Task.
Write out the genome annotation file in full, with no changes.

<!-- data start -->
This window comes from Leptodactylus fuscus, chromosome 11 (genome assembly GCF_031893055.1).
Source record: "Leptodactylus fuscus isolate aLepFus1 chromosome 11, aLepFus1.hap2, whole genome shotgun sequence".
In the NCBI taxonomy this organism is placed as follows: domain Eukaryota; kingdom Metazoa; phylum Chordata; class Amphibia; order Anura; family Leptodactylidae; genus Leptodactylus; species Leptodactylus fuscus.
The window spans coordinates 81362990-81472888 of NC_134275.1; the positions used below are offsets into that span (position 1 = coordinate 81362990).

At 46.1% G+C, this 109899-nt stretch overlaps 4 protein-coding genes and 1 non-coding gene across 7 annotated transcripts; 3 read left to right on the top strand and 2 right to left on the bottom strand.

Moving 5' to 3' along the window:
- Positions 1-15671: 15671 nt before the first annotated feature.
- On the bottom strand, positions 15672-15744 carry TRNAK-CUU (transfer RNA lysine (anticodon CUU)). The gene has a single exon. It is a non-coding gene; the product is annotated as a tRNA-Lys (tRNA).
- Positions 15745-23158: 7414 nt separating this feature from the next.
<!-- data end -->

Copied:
This window comes from Leptodactylus fuscus, chromosome 11 (genome assembly GCF_031893055.1).
Source record: "Leptodactylus fuscus isolate aLepFus1 chromosome 11, aLepFus1.hap2, whole genome shotgun sequence".
In the NCBI taxonomy this organism is placed as follows: domain Eukaryota; kingdom Metazoa; phylum Chordata; class Amphibia; order Anura; family Leptodactylidae; genus Leptodactylus; species Leptodactylus fuscus.
The window spans coordinates 81362990-81472888 of NC_134275.1; the positions used below are offsets into that span (position 1 = coordinate 81362990).

At 46.1% G+C, this 109899-nt stretch overlaps 4 protein-coding genes and 1 non-coding gene across 7 annotated transcripts; 3 read left to right on the top strand and 2 right to left on the bottom strand.

Moving 5' to 3' along the window:
- Positions 1-15671: 15671 nt before the first annotated feature.
- On the bottom strand, positions 15672-15744 carry TRNAK-CUU (transfer RNA lysine (anticodon CUU)). The gene has a single exon. It is a non-coding gene; the product is annotated as a tRNA-Lys (tRNA).
- Positions 15745-23158: 7414 nt separating this feature from the next.